Lately I seem to be running into a lot of folks who say they’ve tried vision exercises in the past, or their young child has tried “vision therapy”, and this didn’t seem to help. It led to frustration and discouragement, instead of the hoped-for improvement in eyesight.
One reason for this may be the attitude of struggle, the idea that improving vision needs to be difficult, like sweating and straining at the gym. Most of us already think we have too much to do — who wants one more chore? What would it be like to approach your vision practice with an attitude of play, seeing it as fun? If we enjoy something, we’re not fighting it, so are more likely to reap benefits from it.
A related trap is wanting to “be good at” vision exercises, and criticizing ourselves for what we see as a failure, like letting our mind wander, or realizing we’re getting a headache. What if excelling at the exercise is missing the point? In my energy healing training, my teacher Deborah King often tells us not to take notes, that the work is experiential. Vision practice is like that too. You have to feel it, and feel what your eyes and mind are doing while you swing or palm, to get the full benefit. Whether you’re doing it “right” or “wrong”, you’re still learning something about yourself.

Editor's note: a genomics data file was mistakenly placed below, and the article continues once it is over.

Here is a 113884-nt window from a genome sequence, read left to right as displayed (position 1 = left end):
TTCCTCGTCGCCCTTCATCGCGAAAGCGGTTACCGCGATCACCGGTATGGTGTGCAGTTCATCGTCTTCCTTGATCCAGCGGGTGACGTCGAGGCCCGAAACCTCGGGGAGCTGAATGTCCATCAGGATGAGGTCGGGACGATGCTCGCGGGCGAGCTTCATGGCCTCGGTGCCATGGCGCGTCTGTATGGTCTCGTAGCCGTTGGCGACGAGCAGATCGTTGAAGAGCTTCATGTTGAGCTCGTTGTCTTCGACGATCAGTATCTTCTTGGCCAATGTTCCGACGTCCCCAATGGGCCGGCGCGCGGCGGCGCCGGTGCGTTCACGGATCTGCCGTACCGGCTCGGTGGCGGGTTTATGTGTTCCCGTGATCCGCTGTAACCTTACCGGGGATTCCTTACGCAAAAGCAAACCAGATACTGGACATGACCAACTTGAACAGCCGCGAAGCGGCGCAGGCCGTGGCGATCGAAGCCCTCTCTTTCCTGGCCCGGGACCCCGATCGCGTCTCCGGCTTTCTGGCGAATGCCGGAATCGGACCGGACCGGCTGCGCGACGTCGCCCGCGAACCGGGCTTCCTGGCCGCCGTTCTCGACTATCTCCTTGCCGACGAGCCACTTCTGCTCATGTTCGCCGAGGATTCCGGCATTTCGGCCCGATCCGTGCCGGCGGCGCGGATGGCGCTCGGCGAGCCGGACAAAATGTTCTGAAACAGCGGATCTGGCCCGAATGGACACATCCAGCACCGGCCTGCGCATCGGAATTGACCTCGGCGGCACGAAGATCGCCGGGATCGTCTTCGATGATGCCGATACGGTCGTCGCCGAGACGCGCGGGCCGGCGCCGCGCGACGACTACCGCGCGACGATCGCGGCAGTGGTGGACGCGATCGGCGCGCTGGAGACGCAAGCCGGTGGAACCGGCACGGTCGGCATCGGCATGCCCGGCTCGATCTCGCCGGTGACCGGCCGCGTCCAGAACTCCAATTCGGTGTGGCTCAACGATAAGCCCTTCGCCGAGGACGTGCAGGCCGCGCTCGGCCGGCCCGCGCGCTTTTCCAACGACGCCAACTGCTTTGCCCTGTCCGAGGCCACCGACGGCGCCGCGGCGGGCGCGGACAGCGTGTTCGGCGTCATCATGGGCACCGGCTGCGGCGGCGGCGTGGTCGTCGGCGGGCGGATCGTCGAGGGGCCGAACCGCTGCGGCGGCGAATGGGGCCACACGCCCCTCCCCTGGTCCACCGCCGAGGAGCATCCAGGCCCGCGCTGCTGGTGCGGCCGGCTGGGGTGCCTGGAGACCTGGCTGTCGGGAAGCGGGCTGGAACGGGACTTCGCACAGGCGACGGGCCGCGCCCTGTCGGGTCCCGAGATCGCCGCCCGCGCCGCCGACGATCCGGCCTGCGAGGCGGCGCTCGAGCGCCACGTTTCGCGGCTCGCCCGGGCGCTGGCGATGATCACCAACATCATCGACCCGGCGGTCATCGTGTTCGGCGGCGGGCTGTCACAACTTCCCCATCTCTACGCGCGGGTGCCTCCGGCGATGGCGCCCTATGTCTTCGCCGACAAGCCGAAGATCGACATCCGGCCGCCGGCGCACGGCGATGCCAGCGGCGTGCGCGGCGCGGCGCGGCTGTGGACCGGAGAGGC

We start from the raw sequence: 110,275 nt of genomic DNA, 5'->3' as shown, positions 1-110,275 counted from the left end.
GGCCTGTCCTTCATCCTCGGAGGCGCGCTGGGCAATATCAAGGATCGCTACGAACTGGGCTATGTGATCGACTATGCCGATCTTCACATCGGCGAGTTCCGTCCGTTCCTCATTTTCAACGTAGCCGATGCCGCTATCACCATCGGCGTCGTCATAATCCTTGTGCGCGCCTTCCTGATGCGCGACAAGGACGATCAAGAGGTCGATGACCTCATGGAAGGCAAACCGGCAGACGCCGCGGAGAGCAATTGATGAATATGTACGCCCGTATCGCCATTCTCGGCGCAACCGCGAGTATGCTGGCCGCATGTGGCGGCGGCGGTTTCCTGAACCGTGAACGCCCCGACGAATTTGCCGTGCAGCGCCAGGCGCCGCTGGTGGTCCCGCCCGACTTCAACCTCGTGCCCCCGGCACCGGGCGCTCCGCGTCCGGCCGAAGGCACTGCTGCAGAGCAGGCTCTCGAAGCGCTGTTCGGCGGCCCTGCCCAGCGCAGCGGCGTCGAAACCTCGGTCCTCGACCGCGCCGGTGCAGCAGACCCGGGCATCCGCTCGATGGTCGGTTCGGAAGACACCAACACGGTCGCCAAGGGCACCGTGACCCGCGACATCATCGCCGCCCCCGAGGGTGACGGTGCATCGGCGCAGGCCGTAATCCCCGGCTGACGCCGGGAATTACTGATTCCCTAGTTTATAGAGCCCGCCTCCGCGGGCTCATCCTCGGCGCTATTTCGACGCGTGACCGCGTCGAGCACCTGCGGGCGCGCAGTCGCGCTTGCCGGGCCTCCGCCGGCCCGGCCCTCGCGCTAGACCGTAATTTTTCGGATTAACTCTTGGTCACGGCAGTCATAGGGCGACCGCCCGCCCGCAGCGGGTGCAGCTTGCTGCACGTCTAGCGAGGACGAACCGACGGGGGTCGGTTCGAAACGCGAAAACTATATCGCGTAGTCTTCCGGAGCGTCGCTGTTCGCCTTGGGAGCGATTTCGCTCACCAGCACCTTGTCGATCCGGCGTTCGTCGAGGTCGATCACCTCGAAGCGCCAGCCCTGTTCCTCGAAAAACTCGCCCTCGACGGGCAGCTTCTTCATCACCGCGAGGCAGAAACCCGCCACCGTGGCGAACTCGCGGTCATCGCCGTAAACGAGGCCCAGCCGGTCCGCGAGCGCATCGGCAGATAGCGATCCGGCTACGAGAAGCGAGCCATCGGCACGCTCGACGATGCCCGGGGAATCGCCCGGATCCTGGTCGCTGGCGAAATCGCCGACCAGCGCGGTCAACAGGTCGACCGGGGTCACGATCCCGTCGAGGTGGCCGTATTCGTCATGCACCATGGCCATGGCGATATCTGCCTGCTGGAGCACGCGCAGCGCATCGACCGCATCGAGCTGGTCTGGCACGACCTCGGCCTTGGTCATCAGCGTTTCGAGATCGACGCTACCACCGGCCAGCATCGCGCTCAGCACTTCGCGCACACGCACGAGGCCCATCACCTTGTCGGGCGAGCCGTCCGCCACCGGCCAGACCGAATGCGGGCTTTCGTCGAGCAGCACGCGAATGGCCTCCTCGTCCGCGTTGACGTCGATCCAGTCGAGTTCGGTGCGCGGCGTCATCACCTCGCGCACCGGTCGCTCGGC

Something else we do to ourselves that does not help is comparison with others. “She took off her glasses for good, and could see well enough to drive in 6 months — why is it taking me so long?”, we might wonder, full of self-pity. Every one of us is unique, and here to experience Life in our own individual way. You may have strengths and talents Ms. Fast Improver never will! Appreciate yourself, and the one-of-a-kind vision you have now, while looking forward to even better eyesight in the future.
This is not rocket science. Notice, relax, let go of any strain you’re aware of, notice some more. Be grateful for all the dimensions of your vision, the colors and curves and angles and shadows and depth and movement. Don’t over-focus only on the clarity — the world is not an eye chart! Be grateful for the magical powers of your eyesight, and most of all, enjoy it.
I wore strong glasses, then contact lenses, from age 5 into my 40s. While making many mistakes, eventually l learned how to improve the way I use my eyes and to see in a more relaxed, healthy manner. It is my pleasure to coach others to do the same. Visit me at https://NancyLNeff.com.